“You might say ‘I’m the best’ at something or ‘I’m better than most people,’ but without evidence to back up your claim, that kind of self-promotion can have negative social repercussions,” said Erin O'Mara associate professor of psychology.
People react more favorably to boasting when it is supported by evidence. But UD researchers found being modest — saying you’re average at something when the evidence shows you’re actually great at it — makes someone the most likeable.
The findings replicate and extend a study done in 1982 by Barry Schlenker and Mark Leary. O’Mara said it was worth re-examining how people respond to self-promotion today because researchers have found that younger generations have higher self-esteem and narcissism, and social media has given people more ways to brag.
“You might expect a shift in how people perceive self-promotional claims because it’s become the norm now to promote yourself on social media,” said Benjamin Kunz, associate professor of psychology. “People are always posting on Facebook and Instagram all the success and fun they’re having, so we thought people may have become desensitized to self-promotion. Perhaps you don’t need to be modest anymore to be liked. But that wasn’t the case.”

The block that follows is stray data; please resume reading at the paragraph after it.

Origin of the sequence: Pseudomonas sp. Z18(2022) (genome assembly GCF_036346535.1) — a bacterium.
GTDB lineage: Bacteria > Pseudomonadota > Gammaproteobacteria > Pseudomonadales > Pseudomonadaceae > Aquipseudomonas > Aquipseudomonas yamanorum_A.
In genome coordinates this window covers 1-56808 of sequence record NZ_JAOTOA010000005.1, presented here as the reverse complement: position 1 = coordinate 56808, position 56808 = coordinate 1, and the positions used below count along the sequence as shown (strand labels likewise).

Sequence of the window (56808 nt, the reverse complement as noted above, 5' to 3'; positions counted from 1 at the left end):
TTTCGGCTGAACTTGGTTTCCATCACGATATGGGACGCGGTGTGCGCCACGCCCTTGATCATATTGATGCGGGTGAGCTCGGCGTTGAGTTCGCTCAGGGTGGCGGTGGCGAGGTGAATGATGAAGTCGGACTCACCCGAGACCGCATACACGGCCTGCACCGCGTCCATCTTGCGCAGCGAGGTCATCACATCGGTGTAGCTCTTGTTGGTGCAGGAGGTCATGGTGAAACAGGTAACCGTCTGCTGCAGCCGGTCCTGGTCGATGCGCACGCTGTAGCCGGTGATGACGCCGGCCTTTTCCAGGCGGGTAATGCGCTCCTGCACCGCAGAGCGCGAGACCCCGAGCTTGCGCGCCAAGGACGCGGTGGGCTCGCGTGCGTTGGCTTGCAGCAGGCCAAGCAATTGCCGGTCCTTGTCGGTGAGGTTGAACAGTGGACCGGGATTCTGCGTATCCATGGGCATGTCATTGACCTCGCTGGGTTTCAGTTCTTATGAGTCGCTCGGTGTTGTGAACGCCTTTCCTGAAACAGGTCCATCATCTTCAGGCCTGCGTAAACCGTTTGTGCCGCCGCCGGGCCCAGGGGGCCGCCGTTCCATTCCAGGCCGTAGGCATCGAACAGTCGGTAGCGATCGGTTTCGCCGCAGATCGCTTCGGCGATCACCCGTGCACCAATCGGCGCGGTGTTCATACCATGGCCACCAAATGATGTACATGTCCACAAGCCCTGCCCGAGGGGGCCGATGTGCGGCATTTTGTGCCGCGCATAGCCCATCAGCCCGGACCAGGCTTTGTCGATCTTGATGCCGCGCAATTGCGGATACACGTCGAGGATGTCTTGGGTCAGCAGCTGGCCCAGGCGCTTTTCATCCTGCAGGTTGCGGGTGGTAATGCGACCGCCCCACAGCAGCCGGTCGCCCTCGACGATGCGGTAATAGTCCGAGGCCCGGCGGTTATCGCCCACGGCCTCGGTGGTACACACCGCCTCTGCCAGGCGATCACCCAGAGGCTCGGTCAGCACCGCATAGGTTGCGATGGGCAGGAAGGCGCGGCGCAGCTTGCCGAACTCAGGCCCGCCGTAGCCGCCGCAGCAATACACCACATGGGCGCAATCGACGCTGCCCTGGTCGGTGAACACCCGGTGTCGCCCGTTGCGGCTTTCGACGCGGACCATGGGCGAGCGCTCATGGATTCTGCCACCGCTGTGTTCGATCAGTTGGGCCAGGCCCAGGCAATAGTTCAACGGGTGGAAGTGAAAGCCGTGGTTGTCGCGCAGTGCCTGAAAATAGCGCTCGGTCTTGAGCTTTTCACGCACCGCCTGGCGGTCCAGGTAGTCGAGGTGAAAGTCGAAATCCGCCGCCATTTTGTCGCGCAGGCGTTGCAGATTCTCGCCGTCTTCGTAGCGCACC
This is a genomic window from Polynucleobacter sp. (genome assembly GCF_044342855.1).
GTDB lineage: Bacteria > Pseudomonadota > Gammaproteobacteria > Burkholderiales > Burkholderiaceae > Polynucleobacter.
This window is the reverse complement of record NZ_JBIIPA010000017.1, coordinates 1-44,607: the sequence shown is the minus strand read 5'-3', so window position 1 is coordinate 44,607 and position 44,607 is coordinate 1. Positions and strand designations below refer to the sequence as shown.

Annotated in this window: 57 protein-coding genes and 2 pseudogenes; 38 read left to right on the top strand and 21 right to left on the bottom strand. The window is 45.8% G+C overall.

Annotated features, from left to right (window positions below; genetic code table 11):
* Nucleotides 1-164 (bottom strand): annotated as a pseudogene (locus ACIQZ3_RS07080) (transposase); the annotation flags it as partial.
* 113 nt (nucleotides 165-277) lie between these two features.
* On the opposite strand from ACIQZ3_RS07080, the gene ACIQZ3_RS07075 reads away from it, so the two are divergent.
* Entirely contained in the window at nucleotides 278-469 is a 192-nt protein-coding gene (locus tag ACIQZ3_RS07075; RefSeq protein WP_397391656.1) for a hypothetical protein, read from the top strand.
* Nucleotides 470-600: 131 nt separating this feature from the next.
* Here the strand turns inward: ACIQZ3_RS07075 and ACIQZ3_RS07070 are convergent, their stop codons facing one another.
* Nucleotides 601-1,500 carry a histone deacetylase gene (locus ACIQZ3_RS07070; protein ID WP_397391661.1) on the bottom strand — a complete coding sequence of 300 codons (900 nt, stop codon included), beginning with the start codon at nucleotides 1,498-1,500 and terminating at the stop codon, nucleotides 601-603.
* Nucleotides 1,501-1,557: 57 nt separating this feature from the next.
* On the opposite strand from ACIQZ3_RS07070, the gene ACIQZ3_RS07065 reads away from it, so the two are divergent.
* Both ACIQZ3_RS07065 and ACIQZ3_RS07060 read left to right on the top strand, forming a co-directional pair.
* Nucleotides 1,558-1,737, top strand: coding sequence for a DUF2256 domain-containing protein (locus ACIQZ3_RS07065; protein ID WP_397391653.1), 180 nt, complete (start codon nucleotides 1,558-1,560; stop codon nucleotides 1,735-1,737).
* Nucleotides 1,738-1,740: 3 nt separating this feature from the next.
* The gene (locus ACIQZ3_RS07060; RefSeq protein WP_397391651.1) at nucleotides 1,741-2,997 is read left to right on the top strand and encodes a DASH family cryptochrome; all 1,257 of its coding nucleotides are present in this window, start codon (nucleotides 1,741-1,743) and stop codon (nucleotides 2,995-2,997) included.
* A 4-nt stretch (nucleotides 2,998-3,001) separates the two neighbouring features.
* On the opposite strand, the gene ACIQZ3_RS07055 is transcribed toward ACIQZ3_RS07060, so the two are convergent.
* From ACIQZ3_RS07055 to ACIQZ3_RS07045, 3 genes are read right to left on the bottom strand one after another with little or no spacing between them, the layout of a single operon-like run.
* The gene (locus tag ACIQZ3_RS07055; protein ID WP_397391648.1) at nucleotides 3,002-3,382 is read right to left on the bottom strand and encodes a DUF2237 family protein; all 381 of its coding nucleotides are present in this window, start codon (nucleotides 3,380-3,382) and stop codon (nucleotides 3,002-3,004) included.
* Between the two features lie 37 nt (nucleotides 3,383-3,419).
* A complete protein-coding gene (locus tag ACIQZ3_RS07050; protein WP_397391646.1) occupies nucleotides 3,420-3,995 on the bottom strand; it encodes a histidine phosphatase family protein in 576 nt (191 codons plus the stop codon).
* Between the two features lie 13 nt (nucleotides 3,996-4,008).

Their research grew out of a disagreement they had about Roger Federer, who is widely considered to be the best tennis player of all time, and whether his self-promotion makes him unlikeable.
“He’s very sure of himself when he’s interviewed,” Kunz said of Federer, who holds more Grand Slam singles titles than any other player in history. “But he can say he’s the best in the world and you can verify that, so his boasting is warranted. I thought that made him more likeable.”
But O’Mara maintained: “If he were more modest, that would make him more likeable.”
Rather than leave it to debate, the duo decided to test it empirically, which led them to the 1982 study. And when they replicated the findings, they confirmed: O’Mara was right.
The study is published in Self and Identity, a peer-reviewed journal. University of Dayton alumnae Angela Receveur and Sierra Corbin contributed to the research.